A raging coronavirus pandemic and a renewed call for equal justice under the law for all Americans has the full attention of this nation, indeed the world. But amidst all this troubling chaos is a Kentucky practice or tradition worthy of note. This past week, my family and I were in Berea for the sad occasion of a relative's funeral.
And, what has always caught my attention during trips from funeral homes and churches to places of internment has been the reverence, the respect shown to the deceased person. As an Army veteran, I've observed the somber, yet dignified ambiance of military funerals, and I've witnessed the precision and pomp surrounding celebrated funerals at Arlington National Cemetery in Washington, D.C.
But, what struck me and others this past week and through the years in this particular county were the individuals, the people themselves, who lined the route from Davis & Powell Funeral Home to Madison County Memory Gardens on Route 25. Blacks, whites and members of other racial groups wore faces of deep respect, compassion and reverence for our deceased loved one. Very few, if anyone, on that funeral route knew, or had any idea of, who the dead person was. I mean, go figure!
As people in cars, pick-up trucks, tractors, 18-wheelers, motorcyclists, people just walking, coming out of stores and gasoline stations uptown, out on the "strip" or coming into Berea from Richmond on Route 25. Seemingly, for minutes, normal activity ceased, and except for the occasional chirping of birds and wind blowing through the trees, it felt as if we were trapped in an eerie "Twilight Zone."
Those of us in the funeral group commented on an older man who had placed his hat over his heart and a little boy who was seen saluting as the hearse rolled by. People inside stopped cars were solemnly nodding their heads as the funeral entourage passed by. Personally, I've never done any research on public reactions to funeral processions. In my travels, I've heard it said that this behavior is primarily a southern tradition. Some time ago, I was in a funeral procession in Tennessee, and I didn't witness the "tradition" I'm talking about here. Frankly, I don't know of the origin of the tradition.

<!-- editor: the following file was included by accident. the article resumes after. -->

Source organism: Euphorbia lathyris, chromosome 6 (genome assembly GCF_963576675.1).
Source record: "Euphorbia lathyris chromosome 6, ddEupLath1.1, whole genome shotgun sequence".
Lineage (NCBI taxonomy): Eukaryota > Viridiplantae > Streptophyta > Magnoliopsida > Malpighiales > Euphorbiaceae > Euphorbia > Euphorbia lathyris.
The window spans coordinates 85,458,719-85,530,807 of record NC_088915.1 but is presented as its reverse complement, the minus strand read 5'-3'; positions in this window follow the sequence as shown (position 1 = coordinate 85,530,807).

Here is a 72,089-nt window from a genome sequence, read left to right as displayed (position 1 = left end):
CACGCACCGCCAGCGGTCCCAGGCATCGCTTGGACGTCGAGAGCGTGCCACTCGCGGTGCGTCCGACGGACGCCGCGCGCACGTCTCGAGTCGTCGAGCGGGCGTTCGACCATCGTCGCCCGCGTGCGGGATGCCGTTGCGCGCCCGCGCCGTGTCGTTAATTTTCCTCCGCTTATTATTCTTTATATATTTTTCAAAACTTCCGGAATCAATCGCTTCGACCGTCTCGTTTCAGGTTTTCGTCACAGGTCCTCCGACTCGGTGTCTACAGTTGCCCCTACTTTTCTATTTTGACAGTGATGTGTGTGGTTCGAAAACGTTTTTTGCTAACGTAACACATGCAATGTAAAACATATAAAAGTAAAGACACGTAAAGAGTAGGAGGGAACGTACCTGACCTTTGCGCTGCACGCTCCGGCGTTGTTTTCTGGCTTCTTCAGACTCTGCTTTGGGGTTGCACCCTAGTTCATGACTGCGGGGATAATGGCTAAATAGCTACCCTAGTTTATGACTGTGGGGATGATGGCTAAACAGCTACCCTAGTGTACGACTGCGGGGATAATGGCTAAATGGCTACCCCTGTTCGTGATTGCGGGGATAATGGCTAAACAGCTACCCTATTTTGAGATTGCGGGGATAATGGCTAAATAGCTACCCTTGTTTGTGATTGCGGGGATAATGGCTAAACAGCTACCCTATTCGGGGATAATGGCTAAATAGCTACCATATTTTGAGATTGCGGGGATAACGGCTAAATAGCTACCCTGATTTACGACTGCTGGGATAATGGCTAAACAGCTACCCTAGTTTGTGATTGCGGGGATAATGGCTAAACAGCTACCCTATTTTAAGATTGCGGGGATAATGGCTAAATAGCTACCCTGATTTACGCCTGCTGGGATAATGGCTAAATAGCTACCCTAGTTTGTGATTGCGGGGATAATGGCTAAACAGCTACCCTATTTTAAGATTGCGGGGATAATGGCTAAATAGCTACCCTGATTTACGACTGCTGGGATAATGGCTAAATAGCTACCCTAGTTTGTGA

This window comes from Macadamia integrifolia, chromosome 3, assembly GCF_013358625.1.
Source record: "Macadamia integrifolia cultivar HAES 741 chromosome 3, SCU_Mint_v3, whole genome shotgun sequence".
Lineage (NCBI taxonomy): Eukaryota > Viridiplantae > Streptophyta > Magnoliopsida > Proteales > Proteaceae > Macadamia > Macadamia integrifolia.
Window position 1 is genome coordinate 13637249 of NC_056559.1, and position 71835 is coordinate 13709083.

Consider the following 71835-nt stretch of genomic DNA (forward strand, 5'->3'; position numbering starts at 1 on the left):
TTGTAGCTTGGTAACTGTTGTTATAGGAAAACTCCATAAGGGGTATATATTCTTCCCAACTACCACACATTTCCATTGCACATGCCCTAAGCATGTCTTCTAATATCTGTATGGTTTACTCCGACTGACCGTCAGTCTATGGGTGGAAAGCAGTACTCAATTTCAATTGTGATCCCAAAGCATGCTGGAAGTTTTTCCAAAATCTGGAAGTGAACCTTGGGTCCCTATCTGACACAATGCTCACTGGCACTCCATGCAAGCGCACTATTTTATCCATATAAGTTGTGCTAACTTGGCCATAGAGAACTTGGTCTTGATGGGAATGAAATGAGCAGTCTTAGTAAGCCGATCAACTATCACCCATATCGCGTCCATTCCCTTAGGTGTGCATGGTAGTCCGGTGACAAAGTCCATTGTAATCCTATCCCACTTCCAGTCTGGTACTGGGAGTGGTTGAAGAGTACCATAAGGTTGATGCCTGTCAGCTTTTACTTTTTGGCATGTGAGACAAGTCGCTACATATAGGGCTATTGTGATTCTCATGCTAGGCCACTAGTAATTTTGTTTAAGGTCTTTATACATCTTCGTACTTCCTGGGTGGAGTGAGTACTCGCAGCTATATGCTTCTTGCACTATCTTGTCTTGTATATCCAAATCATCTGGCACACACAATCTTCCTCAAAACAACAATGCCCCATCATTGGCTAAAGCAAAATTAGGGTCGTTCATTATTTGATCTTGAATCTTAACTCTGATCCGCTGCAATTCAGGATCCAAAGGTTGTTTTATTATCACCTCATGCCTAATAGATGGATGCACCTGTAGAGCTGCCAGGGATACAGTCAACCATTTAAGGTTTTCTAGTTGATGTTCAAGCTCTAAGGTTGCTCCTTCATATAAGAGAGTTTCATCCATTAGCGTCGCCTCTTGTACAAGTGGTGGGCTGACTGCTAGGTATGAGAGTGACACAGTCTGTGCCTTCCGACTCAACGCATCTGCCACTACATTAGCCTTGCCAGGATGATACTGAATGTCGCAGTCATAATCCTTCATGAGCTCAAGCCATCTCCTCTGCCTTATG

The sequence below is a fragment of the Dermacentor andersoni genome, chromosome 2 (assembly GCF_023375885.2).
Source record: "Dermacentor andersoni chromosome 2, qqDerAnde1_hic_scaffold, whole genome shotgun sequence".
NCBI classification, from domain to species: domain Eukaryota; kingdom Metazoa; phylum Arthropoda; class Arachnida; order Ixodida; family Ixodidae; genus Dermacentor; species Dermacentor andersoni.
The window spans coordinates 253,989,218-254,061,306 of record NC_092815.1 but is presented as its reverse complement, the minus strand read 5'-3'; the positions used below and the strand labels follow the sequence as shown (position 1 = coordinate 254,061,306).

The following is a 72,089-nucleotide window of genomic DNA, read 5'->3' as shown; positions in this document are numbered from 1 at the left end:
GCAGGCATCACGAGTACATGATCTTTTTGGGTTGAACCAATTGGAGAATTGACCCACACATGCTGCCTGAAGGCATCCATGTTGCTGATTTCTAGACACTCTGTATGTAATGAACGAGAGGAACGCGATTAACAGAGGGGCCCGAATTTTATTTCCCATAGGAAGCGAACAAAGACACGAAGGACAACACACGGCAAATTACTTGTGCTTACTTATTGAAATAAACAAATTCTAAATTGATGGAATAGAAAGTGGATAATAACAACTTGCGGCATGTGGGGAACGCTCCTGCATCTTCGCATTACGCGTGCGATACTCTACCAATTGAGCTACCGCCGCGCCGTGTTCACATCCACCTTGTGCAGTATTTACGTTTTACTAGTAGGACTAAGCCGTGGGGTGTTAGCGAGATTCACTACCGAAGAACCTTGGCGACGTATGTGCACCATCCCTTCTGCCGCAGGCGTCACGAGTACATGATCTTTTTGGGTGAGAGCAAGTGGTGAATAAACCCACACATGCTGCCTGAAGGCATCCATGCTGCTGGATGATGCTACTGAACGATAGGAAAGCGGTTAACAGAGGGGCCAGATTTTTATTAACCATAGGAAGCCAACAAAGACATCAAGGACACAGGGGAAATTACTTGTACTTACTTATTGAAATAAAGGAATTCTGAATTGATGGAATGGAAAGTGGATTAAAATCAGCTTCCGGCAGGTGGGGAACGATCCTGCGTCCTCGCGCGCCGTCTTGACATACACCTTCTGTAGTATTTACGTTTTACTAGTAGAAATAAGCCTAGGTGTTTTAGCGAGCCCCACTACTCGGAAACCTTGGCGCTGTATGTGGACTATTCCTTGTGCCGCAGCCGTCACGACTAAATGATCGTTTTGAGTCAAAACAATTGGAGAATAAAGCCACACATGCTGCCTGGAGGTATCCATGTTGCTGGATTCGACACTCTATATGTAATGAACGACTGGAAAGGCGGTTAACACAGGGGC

This public behavior triggered some deeper thoughts in my mind. Let's think about it as we grapple with this "thing" of systemic racism. "Systems" are actually people, and without the input of people, individuals, systems couldn't exist, right? Those compassionate onlookers of the funeral procession I referenced didn't know or probably didn't care about the ethnicity of the deceased person. What I want to believe is that the overwhelming majority of those onlookers sensed emotional pain coming from a grieving family, a family much like their own. The question might very well be, "Can that same sensitivity, respect, and caring be transmitted to living, breathing fellow human beings who live amongst us?"
Our nation finds itself at a very critical juncture, at a crossroads, most probably, to determine the future tranquility of all our children, grandchildren and beyond. From my perspective, people of my generation have pretty much done their "thing," whether it contributed to the betterment of the country or not. I don't know who originated the saying, "You can't teach an old dog new tricks" or something to that effect, and for the most part, it has been proven. There won't be any "quick fixes" for most of the socioeconomic ills we're dealing with. It took generations of "mistakes" to put us where we are now and it will take generations to correct bad past practices.
Now is the time for American resolve to kick in, that shoulder to shoulder, "all for one," and "one for all" attitude we're famous for. We need to share with younger groups what worked and what didn't work in our day-to-day interactions with people who were "different" from us. Ironically, progress is continually being made as old, antiquated beliefs held by many of us of all persuasions, "wash out" and die with those who've held on to them. Younger groups of Americans won't be hampered by many of the bad past practices we left them with.
The historic marches and demonstrations taking place around the world have made George Floyd a martyr, a rallying cry, a symbol around the world for racial justice and equality because of what happened to him at the hands of four policemen in Minneapolis. Look at the diversity of the protesters and the movements within movements being highlighted. Unlike past civil and social unrest, many of us have experienced in our lifetimes what's happening now "feels" differently. Younger Americans from all walks of life and races have joined forces, dedicating themselves to bringing about meaningful and sustainable change.